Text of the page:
In exploring the next phase of our old boat Eileen‘s renovation we’ve thought long and hard about the use we’ve made of the spaces within the boat, and we soon recognised that there were many spaces that were being significantly under-used and others that were challenging pinch-points. To help ensure that in future we make better use of the space we’re planning – not surprisingly – to increase the use of the under-utilised spaces and reduce the number of pinch-points.
The past beats inside me like a second heart.
John Banville, The Sea
The old Birmingham Canal Navigation day boat Eileen is seemingly, and at first glance, an inanimate lump of wrought iron and new steel, a ‘hole in the water’.
Time to check the boat, slumbering on her mooring since late last Autumn.
She’s waiting. Patiently passing her 113th Winter.
There’s always guilt associated with the Winter’s neglect. Life gets in the way. Messy, hectic, demanding, daunting, draining life gets in the way […]
Her batteries are flat. No means to turn the engine. She slumbers.
In the Spring of 1790 Xavier de Maistre was confined, under house arrest, and embarked on a remarkable voyage around his bedroom. It was a journey taken almost entirely in his imagination. The book A Journey Around My Room and the later A Nocturnal Investigation Around My Room were the result.
‘There’s no more attractive pleasure than to follow one’s ideas wherever they lead, as the hunter pursues his game, without even trying to keep to any set route. And so, when I travel through my room, I rarely follow a straight line: I go from my table towards a picture hanging in a corner; from there I set out obliquely towards the door; but even though, when I began, it really is my intention to go there, if I happen to meet my armchair en route, I don’t think twice about it, and settle down without further ado.’
In the two books familiar objects are re-viewed and the furniture, engravings etc. explored as if they were being witnessed for the first time in a strange land.
In my archaeological dig into the history of our old boat Eileen, her builder and owners, the holy grail is inevitably pictorial. Images help me to picture the past. They provide a way into a time and place otherwise difficult to access. Postcards provide a ready glimpse of the town of Tipton that would have been familiar to the boat builder Eli Aston and the boat’s first owner Benjamin Pearson. This was their world.
I’m very much indebted to Chris Williams for allowing me to share this photo of Eileen when she was engaged as a camping boat under Union Canal Carriers colours.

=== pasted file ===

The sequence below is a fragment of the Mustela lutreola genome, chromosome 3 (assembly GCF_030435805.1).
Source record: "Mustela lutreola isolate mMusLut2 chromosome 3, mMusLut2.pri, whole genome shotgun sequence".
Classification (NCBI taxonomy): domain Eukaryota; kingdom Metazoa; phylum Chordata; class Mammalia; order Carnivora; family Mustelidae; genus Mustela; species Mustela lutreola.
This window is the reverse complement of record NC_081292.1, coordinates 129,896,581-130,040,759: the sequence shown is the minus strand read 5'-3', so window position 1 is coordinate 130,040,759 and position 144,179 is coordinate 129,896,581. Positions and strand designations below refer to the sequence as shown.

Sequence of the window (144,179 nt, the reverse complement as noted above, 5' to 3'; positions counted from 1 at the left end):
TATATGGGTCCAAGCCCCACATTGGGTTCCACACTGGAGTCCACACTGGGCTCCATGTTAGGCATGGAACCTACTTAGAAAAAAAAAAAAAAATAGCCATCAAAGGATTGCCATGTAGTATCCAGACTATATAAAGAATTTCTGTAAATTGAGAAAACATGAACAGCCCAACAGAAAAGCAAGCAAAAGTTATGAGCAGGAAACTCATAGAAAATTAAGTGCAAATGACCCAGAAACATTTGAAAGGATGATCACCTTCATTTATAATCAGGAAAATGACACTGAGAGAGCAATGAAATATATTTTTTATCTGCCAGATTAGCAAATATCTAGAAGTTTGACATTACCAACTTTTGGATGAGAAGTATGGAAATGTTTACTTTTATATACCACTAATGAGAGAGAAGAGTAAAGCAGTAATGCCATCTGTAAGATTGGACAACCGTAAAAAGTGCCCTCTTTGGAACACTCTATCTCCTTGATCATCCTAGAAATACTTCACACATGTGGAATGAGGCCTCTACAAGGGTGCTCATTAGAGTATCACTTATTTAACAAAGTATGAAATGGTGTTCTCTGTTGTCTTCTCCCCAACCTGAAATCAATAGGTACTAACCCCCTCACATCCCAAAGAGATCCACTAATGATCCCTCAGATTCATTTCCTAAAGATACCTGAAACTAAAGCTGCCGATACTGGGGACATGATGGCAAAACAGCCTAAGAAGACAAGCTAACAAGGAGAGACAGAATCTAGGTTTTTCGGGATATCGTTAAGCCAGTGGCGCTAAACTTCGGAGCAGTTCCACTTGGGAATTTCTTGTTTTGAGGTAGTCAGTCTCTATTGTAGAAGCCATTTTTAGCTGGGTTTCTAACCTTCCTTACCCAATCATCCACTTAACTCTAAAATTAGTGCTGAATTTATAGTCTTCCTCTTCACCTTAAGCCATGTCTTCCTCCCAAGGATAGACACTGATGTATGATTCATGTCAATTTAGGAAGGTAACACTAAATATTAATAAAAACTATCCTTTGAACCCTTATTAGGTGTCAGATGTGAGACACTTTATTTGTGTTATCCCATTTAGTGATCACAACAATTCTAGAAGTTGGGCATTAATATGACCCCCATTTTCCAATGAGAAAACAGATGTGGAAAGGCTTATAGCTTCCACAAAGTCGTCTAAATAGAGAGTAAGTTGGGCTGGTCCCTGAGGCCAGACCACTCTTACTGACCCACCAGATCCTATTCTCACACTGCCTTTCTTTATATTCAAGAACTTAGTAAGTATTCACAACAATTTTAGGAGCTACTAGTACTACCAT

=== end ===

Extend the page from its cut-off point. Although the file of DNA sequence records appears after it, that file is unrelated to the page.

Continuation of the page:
It was taken on 29 August 1972 at Aynho Weir on the Oxford Canal.
Additional photos can be found HERE.
A few days ago I was surprised to unearth a new photo of Eileen from the 1980’s, imagine my delight then when I found another photo!
This time it must have been taken just after restoration by Jim Macdonald following a catastrophic fire in the late ’80’s.
I’d begun to think that my research into Eileen’s long history was over, as so few new leads have been found in recent months – so imagine my surprise and delight when browsing for something unrelated to the boat to suddenly come across this wonderful image on Wikimedia Commons.
The notes state that it shows ‘N.B. Eileen, Wheaton Aston, Shropshire Union Canal 25.07.1981’ ie. during a period when owner Paul Pepperell was making a solo trip around the English canals in the early 1980’s…
It’s the first time I’ve seen the full extent of the wooden cabin extension that had been fitted after the boat had been sold by Mick & Judy Vedmore.
In a previous post (HERE) I described my latest research into Eli Aston the MAKER of our 1903 BCN day boat Eileen. This week’s update focuses on the person who ordered the fabrication of the boat in the first place, one Benjamin or Ben.Pearson.
The maker’s plate of our BCN day boat, in raised sans serif, says it all: ELI . ASTON MAKER TIPTON. (I wonder why Eli Aston felt compelled to add the ‘dot’ between ‘Eli’ and ‘Aston’?)
The boat has presence. She’s a reservoir of memories and stories, a vessel, and ambient echoes thrum through her iron hull. Through association, and research I’ve been trying to piece together her history and find out more about the people who were part of her story. I’ve been helped in this by the huge generosity of a number of people who’ve volunteered memories and images, and by the fact that public records, once only accessible by visiting distant archives, are now increasingly available online.